He gives the story of Fred Goudy of Everton, MO, who dowsed using copper wire instead of tree branches, and gained great fame by doing so (87)
Of note, however, is his doubt about water witches who claim to find mineral deposits or oil. He does not put stock in the ability to find anything other than water with this method, at least as far as the Ozarks are concerned:
Many hillfolk are interested in the search for lost mines and buried treasure, and some of these people have tried to use the witch stick in their quests. If a man is looking for buried gold, he fastens a gold ring to the end of his stick ; if it is silver that he expects to find, he splits the end of the wand and inserts a silver coin. Rayburn says that to locate mixed ores one uses two different metals usually a dime and a penny. Witch sticks thus equipped for treasure hunting are sometimes called ‘doodlebugs,’ but I don’t know if this is an old backwoods term or a recent importation. I have seen perhaps a dozen doodlebugs in operation but have yet to hear of any treasure being found by the doodlebuggers in the Ozarks. It is said that a switch loaded with metal will not react to water, or to any other substance save the particular metal which is attached to the stick (88)
Richard Dorson records the presence and commonality of ‘water witches’ in Illinois in his book Buying the Wind, saying that (in the early 20th century), most farmers had dowsers find wells for them, often for only a dollar or two in payment. He also reports that dowsing for oil had lately (the book was published in 1964 for a sense of temporality) become more common and profitable than dowsing for water (321-22). Veering momentarily into recent history, in a letter dated December 8, 1993, the Chevron Oil Company told Welsh dowser J.P. Taylor that “you opened our eyes to the world of dowsing…it certainly made us think there is more to it than we had previously known.” The letter goes on to highlight how Taylor, with no prior knowledge of the specific geology of two regions, had been able to accurately identify subterranean oil and gas reservoirs. This is hardly proof positive of dowsing’s power, but it should put into perspective the acceptance with which water witching has been met, even in the past quarter-century or so.
I’d like to conclude today by going back in time and abandoning the present-day (not that it’s not a nice place to visit, but let’s go where the history is hanging out) and looking back at dowsing in the Colonial period. Peter M.’s New England Folklore blog tells a humorous and interesting story about the “Rod Men” of Middletown, VT. He also mentions a few of the late 18th-century powers ascribed to dowsers:
Finding wild plants to cure illnesses
Receiving divine messages
And my favorite: “Tell young women their clothes had the Devil in them, and should be removed”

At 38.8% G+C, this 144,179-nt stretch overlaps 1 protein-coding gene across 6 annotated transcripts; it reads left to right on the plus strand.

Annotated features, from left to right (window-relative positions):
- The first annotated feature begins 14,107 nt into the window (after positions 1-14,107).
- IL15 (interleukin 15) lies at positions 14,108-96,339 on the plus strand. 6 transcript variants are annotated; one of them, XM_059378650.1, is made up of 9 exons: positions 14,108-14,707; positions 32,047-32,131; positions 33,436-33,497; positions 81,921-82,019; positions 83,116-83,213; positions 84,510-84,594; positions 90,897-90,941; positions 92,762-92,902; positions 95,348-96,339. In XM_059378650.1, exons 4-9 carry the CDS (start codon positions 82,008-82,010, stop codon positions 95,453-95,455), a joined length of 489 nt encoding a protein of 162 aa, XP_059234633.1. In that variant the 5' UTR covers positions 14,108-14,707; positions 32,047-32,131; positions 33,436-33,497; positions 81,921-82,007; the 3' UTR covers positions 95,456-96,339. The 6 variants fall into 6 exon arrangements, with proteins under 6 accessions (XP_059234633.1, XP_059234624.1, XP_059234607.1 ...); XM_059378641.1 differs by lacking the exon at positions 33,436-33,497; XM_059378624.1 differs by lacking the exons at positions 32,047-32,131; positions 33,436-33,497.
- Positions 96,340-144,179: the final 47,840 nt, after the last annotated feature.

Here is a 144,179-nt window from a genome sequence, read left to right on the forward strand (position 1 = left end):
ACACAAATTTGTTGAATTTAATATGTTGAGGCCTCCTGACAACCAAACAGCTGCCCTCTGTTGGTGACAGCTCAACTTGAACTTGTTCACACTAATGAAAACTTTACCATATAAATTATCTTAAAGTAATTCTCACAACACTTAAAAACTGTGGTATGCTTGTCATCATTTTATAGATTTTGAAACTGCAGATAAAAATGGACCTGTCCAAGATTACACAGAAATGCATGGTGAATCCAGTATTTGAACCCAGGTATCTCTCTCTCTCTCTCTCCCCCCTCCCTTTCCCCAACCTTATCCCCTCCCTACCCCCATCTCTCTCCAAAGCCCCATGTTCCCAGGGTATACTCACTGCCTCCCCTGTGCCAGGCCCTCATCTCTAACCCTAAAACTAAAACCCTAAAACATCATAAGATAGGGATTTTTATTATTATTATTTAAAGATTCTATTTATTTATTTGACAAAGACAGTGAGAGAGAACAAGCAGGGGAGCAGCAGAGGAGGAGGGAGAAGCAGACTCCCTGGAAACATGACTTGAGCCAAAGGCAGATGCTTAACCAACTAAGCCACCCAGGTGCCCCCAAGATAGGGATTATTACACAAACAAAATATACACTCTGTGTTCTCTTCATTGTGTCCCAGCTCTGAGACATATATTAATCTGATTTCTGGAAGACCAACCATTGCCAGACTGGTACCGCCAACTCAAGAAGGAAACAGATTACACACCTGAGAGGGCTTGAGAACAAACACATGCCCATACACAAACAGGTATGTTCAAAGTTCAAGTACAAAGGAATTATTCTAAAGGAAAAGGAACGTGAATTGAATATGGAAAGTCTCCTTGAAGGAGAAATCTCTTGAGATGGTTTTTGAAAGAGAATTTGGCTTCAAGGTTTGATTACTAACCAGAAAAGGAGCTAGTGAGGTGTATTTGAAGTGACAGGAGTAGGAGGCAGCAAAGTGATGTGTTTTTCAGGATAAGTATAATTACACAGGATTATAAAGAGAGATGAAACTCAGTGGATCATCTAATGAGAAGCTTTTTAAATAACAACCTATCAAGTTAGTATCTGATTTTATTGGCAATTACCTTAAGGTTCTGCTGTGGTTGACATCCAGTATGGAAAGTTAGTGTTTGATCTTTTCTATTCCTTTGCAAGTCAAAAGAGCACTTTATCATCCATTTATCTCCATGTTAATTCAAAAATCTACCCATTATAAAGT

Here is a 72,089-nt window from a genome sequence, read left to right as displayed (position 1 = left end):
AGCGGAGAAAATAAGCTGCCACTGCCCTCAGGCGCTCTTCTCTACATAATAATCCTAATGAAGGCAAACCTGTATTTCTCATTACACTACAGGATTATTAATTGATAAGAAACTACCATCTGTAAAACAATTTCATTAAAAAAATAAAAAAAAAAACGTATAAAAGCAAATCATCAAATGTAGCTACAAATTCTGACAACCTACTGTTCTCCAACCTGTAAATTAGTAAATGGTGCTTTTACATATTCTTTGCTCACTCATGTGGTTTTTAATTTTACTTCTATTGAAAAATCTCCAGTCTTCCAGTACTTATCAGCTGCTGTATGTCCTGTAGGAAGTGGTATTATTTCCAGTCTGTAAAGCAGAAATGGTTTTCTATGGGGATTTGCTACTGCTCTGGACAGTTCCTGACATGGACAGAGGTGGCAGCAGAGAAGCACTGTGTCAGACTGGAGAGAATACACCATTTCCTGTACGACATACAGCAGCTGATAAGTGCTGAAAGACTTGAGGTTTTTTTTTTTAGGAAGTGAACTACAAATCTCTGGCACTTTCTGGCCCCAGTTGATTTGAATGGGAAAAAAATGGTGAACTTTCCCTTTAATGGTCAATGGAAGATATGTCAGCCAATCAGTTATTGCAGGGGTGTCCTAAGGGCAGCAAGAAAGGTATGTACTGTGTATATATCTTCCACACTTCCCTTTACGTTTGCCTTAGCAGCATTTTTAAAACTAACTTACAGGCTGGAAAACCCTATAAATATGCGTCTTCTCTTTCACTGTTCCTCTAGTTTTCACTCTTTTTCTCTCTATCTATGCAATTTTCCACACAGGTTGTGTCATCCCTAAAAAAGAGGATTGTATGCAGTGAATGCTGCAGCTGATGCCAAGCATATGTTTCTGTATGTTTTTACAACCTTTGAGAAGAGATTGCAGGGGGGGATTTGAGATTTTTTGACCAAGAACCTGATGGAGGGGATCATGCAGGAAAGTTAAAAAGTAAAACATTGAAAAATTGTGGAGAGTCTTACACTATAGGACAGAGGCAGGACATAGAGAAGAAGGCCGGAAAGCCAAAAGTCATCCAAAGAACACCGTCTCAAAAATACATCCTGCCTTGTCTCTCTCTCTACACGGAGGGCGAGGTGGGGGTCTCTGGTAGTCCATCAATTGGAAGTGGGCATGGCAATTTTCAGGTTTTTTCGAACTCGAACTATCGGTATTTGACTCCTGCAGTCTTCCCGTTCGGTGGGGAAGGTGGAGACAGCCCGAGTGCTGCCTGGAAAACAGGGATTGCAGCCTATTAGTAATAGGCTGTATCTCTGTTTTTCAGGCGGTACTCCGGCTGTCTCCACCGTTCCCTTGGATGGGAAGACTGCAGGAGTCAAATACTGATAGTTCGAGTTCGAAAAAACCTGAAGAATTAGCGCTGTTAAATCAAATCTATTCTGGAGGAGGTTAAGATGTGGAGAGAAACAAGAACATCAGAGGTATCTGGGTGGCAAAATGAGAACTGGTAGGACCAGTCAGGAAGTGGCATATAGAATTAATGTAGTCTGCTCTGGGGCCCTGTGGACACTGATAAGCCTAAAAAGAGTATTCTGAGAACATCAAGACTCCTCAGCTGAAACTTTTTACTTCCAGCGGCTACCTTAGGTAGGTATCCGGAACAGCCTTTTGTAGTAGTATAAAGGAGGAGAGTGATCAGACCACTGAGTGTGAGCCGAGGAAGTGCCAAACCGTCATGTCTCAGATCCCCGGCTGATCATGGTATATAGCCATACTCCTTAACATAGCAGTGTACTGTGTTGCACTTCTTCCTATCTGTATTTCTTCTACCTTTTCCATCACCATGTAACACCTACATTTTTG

So that’s it for this cursory examination of water witching. There are probably far more qualified folks to write on this phenomenon than me, so consider this a fleeting glimpse into a fascinating subject. My own experiences with dowsing have been limited to using bent copper rods and attempting it (unsuccessfully) with a broken tree branch (which was not taken from a living tree, so that might explain the problem). If you’ve had experience with water witching or treasure/mineral/oil dowsing, I’d love to hear about it! Please leave a comment below! Otherwise, here’s hoping you find what you seek in life!
Today’s entry is not about the crazed cartoon sorceress from Warner Bros. cartoons (voiced by the inimitable June Foray), but instead we’ll be looking at the remarkable fall-blooming witch hazel tree. Really, the Hamamelis virginiana is not exactly a tree, but a woody shrub which can be found growing near water sources or in forest undergrowth throughout the Eastern United States (as well as in parts of Europe). It bears gorgeous yellow flowers in fall which look almost like a deep yellow honeysuckle bloom or a spidery golden star. It has a number of medical applications (you can usually find an astringent extract of the same name in your pharmacy), and has been used as a tea, poultice, extract, and tincture to treat bleeding wounds for a long time, according to botanical.com. The handy little book Folk Medicine in Southern Appalachia names witch hazel as a topical treatment for hemorrhoids and sunburn, and mentions it as an infusion for treating menstrual discomfort.
But you’re probably not here for the medical qualities of the plant (although I should quickly make my regular disclaimer that nothing herein contained is intended as medical/legal advice and you should see professional guidance when using any herb, plant, or botanical). So let’s look at the folklore surrounding this plant.
The name is a good jumping-off point. Wikipedia (forgive me, please) indicates that the appellation of “witch” to this plant is related to an Old English word meaning “bendable” or “pliant,” due to witch hazel’s extremely flexible branches. It also tangentially relates it to its folkloric use as a dowsing tool. Since being able to dowse for water or other hidden substances is often referred to as “witching” for such things, connecting the tree name to its application makes some sense. Essentially this could be a chicken-and-egg argument about which idea came first, so I’ll just leave the question hovering in the ether for you to contemplate.